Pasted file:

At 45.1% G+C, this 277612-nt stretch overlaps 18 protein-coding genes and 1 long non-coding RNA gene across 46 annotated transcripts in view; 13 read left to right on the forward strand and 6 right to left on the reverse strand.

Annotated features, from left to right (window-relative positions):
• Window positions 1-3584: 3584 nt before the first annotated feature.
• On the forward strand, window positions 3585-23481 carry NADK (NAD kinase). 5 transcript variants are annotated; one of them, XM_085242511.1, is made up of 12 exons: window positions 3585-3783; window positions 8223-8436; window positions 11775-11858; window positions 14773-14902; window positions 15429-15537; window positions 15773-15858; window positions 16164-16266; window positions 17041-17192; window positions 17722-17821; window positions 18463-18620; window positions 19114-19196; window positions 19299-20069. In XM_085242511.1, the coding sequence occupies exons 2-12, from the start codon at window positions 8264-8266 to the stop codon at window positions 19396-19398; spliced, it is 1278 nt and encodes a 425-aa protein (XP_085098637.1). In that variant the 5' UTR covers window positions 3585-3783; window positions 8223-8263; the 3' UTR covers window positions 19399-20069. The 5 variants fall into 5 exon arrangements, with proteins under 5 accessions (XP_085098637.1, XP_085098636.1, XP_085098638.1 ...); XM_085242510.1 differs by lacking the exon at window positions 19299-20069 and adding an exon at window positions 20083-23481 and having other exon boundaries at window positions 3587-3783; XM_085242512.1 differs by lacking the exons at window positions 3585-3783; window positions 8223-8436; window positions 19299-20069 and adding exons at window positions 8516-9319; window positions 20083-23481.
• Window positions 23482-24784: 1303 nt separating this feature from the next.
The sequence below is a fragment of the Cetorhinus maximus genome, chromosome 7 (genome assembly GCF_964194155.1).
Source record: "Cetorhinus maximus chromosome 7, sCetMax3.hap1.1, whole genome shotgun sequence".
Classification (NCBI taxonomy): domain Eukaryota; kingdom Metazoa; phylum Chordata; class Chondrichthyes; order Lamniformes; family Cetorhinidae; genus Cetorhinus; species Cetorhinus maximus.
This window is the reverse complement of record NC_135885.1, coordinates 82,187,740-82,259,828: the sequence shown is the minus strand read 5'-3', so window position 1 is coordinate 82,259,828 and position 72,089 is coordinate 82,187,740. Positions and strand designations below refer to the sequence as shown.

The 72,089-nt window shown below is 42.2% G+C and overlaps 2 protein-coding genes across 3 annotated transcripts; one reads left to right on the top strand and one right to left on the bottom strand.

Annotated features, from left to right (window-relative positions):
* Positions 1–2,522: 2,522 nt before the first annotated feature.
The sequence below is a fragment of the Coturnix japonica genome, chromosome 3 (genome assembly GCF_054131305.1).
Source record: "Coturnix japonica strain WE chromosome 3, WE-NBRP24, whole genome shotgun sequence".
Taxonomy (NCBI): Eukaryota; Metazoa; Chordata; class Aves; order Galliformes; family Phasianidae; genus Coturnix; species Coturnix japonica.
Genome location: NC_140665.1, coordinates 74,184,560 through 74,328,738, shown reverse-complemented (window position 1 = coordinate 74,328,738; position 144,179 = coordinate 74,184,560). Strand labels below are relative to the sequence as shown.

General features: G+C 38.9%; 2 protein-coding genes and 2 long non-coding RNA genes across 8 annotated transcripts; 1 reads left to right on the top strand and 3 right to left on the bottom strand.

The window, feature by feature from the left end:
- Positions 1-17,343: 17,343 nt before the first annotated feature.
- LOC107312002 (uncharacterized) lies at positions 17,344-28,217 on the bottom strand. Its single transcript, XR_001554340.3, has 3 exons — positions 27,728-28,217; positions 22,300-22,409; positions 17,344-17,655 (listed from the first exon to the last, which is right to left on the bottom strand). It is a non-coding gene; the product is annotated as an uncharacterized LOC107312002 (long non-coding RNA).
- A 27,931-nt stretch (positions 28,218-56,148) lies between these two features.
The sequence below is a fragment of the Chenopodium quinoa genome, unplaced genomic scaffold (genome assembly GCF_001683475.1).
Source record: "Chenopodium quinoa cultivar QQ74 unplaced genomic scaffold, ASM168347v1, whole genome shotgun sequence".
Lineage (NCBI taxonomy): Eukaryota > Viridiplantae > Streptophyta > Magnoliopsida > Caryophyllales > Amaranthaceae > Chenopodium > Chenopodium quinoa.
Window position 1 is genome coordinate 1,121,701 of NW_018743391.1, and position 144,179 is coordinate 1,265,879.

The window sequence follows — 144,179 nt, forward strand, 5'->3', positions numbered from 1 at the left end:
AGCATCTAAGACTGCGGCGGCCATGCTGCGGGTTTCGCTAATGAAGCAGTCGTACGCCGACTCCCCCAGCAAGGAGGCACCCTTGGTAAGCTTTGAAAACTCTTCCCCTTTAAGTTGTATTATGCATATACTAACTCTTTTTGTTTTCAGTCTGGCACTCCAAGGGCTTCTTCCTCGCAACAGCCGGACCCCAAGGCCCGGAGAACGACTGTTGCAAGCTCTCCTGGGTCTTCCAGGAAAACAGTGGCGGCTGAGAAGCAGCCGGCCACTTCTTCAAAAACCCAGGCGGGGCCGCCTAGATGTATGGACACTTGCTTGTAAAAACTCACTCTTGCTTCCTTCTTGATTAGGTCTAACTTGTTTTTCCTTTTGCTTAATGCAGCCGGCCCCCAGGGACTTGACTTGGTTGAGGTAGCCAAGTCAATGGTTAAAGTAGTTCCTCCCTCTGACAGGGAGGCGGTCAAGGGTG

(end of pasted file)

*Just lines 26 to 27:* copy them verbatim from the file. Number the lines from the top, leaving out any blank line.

The window sequence follows — 144,179 nt, forward strand, 5'->3', positions numbered from 1 at the left end:
AGCATCTAAGACTGCGGCGGCCATGCTGCGGGTTTCGCTAATGAAGCAGTCGTACGCCGACTCCCCCAGCAAGGAGGCACCCTTGGTAAGCTTTGAAAACTCTTCCCCTTTAAGTTGTATTATGCATATACTAACTCTTTTTGTTTTCAGTCTGGCACTCCAAGGGCTTCTTCCTCGCAACAGCCGGACCCCAAGGCCCGGAGAACGACTGTTGCAAGCTCTCCTGGGTCTTCCAGGAAAACAGTGGCGGCTGAGAAGCAGCCGGCCACTTCTTCAAAAACCCAGGCGGGGCCGCCTAGATGTATGGACACTTGCTTGTAAAAACTCACTCTTGCTTCCTTCTTGATTAGGTCTAACTTGTTTTTCCTTTTGCTTAATGCAGCCGGCCCCCAGGGACTTGACTTGGTTGAGGTAGCCAAGTCAATGGTTAAAGTAGTTCCTCCCTCTGACAGGGAGGCGGTCAAGGGTG